Regular readers of this blog will know that one of Mersey Care’s main objectives over the last few years has been to build a new, state-of-the-art medium secure unit in Maghull. This became a priority for the Trust after Scott Clinic, our existing medium secure unit, was deemed unfit for purpose under current care regulations.
It’s been a long process but we have received excellent news this week with confirmation of approvals for a new 123 bed facility for the Maghull Health Park, which will be sited on the ‘roundabout’ near Ashworth High Secure Hospital. It will provide innovative state of the art joint mental health and learning disability care as a result of the revised model of care.
The full business case was approved by the Trust Board in April 2017 and further approvals followed from NHS Improvement (in September 2017) and the Department of Health (in January 2018). You can see a short film of the proposed vision for the new build below.
We now can expect building work to start on site in Maghull in the next couple of months with a completion date of May/June 2020 and a possible move into the new building beginning later that summer. Work is underway to look at the practicalities of the transition from Scott Clinic and Woodview into the new unit.
I’ll keep everyone informed and involved in progress as much as I can. It’s expected that medium secure learning disability services will remain at Whalley and mental health facilities at Scott Clinic until the summer of 2020.
I’d also like to thank the capital development team for all their hard work and perseverance in getting us this far. Justifying the use of capital funding is a very difficult job in the NHS at the moment and for the team to achieve agreement from the highest levels in Government and our regulators shows the level of professionalism and expertise that we have in Mersey Care.
What I am now keen to see is the development of a real centre of excellence as the very latest technology, best skills and absolutely the best people work to start to deliver services from the new site from 2020.
National No Smoking Day
As you know, this Trust went smoke free last September, which brought us in line with national guidelines set by the National Institute of Clinical Excellence (NICE). As a Trust we’ve been working towards this for some years and this is part of our duty to protect the health and wellbeing of all in our care and employment.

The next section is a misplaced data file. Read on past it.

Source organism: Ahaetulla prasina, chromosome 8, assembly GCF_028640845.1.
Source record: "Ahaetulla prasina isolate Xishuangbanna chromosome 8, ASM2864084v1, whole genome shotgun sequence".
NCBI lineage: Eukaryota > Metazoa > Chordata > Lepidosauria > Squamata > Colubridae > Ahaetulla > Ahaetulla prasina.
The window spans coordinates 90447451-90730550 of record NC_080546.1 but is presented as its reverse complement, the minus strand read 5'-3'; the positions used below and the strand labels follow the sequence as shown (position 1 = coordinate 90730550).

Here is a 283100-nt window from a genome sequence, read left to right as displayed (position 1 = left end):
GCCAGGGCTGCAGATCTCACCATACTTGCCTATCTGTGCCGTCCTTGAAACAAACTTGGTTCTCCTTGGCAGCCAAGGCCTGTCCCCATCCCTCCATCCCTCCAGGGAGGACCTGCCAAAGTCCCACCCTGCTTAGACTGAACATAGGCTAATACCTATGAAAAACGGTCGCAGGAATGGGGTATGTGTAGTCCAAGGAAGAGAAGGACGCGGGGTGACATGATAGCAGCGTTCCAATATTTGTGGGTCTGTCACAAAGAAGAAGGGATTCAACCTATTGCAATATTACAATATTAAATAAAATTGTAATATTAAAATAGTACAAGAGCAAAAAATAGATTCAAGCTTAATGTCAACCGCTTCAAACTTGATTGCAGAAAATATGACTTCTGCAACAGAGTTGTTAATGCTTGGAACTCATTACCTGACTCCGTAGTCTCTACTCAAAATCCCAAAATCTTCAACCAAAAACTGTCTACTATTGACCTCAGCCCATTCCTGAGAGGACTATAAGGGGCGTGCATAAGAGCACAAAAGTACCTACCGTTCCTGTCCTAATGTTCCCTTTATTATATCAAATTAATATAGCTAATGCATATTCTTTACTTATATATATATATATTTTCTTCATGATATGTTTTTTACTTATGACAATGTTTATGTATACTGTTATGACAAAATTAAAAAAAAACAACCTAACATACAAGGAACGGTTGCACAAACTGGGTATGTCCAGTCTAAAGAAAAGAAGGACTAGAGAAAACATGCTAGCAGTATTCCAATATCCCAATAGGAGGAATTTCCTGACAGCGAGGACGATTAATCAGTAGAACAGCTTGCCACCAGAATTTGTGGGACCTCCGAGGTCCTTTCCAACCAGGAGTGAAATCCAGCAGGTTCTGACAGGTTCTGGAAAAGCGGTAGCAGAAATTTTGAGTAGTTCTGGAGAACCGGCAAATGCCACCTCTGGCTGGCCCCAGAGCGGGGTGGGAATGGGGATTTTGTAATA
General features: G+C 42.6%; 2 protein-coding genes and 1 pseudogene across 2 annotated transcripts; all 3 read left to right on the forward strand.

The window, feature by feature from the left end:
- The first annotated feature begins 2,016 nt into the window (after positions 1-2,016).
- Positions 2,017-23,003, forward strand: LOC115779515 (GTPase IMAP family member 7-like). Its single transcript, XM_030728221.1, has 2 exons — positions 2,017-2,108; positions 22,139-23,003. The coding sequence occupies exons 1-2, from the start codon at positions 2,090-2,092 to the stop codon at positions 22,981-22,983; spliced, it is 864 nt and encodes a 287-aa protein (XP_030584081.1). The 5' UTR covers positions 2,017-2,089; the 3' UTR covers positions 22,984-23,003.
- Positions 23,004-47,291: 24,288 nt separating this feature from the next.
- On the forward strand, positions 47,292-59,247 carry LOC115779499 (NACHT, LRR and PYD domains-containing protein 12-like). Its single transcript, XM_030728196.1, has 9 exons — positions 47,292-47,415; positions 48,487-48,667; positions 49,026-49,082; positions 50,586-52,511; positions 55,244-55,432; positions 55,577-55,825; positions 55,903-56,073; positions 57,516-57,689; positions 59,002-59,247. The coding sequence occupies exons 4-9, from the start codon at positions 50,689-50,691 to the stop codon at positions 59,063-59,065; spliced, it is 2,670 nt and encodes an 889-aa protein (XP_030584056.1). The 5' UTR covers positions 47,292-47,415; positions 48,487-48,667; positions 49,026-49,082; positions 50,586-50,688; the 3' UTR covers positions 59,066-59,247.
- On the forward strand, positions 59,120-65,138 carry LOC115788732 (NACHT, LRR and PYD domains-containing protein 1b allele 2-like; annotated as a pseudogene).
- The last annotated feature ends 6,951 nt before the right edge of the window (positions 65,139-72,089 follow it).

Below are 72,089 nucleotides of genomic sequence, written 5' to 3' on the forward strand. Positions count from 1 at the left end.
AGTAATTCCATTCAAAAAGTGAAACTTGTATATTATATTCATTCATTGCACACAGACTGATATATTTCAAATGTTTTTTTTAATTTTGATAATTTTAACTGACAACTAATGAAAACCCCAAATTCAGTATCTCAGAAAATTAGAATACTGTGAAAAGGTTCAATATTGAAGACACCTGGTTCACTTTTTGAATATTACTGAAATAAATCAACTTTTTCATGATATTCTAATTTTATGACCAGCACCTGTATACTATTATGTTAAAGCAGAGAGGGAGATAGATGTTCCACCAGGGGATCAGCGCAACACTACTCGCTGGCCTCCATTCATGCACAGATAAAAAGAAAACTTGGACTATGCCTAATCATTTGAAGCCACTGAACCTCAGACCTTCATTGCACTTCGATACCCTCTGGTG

I know this wasn’t a popular decision with some of you but it’s important that Mersey Care follows the national agenda with regard to looking after everyone’s health. In the last report published by the Department of Health, it estimated that around 16 per cent of all deaths in the UK in 2015 were because of smoking.
Since going smoke free, each division has implemented their action plans and we have linked closely with Public Health England and other local partners to try and offer staff and patients all the support they need. We’ve also recruited staff to help work with inpatients within the Local Division to try and ensure Mersey Care is as healthy an environment as possible for both patients and staff.
As we approach National No Smoking Day next Wednesday (14 March), can you all please keep an eye out on Mersey Care’s social media channels and help support them where you can by liking our posts. Should any of you need any further advice, NHS Choices also provides 10 self help tips for giving up, which you can access here.
I have several congratulations to make to some of our innovative teams who have won awards this week. I’ll start with the Life Rooms, who won the Partnership in Innovation Award at the North West Coast Research and Innovation Awards in Preston.
Congratulations are also due to our restrictive intervention reduction programme, No Force First, who won the Innovative Practice Award at the Restraint Reduction Network Conference this week. They are also in line for another award after being nominated in the 2018 Health Service Journal Value Awards.
The HSJ awards, which recognise both the quality and value of care we provide, will take place in Manchester in June. The team will present to the judging panel next month in the ‘Communication’ category.
I’d also like to thank Danny Angus for his work on reducing restrictive practice, which is being recognised at the very highest level this month. Danny has been invited to a reception at Buckingham Palace with a number of other frontline nurses on 14 March.
Danny is the first to say he’s representing all our hard working, dedicated staff and service users, but I know many of you will be aware of his work, and that of Dr Jennifer Kilcoyne and the team, in delivering a real positive change in how we support vulnerable people in crisis. You can see a short video of Danny below, in which he says how positive risk taking, part of our Just and Learning Culture, is able to support recovery.